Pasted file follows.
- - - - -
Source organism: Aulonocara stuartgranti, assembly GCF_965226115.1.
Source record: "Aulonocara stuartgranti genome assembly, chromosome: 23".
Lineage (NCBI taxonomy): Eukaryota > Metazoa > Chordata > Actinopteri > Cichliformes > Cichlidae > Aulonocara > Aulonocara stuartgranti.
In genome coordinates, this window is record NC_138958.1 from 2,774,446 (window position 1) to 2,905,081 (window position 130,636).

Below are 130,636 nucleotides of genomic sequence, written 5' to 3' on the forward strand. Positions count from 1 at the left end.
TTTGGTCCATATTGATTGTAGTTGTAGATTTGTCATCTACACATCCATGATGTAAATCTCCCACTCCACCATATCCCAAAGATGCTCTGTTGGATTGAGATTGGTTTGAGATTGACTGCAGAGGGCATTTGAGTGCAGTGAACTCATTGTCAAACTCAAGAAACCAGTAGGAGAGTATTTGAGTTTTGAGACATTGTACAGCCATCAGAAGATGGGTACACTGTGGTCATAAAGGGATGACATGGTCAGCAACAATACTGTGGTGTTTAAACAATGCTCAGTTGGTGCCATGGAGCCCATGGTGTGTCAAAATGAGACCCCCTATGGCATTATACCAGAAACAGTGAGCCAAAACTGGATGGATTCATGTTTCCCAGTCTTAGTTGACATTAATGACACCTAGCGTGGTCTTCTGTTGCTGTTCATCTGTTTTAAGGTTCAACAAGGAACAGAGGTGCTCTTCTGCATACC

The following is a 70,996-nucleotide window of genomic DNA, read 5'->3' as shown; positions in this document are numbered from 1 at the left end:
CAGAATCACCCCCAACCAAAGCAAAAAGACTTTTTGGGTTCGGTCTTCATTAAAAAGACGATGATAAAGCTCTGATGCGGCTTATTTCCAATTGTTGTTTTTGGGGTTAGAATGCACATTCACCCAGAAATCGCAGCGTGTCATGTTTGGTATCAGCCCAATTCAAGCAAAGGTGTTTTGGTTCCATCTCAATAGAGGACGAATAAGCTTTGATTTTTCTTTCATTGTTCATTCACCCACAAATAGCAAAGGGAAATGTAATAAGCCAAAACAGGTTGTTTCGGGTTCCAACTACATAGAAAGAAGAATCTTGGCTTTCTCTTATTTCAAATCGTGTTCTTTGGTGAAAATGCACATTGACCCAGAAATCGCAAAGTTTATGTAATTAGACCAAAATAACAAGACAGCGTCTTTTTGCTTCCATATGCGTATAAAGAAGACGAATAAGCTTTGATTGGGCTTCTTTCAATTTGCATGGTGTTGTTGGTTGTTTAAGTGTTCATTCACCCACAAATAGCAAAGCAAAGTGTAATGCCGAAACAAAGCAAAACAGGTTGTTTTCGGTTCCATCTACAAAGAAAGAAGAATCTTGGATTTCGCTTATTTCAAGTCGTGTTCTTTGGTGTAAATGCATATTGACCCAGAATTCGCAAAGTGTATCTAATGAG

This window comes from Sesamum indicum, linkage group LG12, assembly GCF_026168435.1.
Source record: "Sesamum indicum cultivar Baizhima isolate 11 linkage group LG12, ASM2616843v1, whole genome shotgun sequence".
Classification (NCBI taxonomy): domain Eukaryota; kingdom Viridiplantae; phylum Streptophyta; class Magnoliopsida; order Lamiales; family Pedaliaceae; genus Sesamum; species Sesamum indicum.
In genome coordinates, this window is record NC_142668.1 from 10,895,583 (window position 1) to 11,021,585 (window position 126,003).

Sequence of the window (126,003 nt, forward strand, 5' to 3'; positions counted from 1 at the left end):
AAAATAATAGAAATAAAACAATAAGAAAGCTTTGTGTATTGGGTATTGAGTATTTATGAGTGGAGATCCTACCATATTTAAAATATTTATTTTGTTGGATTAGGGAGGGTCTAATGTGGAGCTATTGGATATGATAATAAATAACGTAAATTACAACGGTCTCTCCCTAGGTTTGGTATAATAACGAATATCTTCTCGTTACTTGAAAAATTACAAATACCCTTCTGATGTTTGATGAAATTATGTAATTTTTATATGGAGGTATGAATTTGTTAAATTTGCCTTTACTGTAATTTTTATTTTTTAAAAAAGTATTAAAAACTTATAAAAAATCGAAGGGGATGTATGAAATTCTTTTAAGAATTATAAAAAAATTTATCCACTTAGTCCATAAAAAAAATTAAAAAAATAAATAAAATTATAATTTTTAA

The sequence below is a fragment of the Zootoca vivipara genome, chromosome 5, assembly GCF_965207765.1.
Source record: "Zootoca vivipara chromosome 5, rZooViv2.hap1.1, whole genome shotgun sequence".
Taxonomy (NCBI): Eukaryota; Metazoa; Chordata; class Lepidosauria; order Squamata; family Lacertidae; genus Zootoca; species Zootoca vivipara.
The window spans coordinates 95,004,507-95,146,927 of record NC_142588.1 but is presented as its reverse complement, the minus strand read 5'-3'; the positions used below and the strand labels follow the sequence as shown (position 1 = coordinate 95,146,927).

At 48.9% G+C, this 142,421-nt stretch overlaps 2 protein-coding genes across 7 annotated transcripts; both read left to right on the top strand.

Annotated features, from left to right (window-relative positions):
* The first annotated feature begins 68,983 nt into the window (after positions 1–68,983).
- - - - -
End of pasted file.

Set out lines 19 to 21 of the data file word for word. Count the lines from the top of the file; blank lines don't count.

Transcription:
At 48.9% G+C, this 142,421-nt stretch overlaps 2 protein-coding genes across 7 annotated transcripts; both read left to right on the top strand.

Annotated features, from left to right (window-relative positions):
* The first annotated feature begins 68,983 nt into the window (after positions 1–68,983).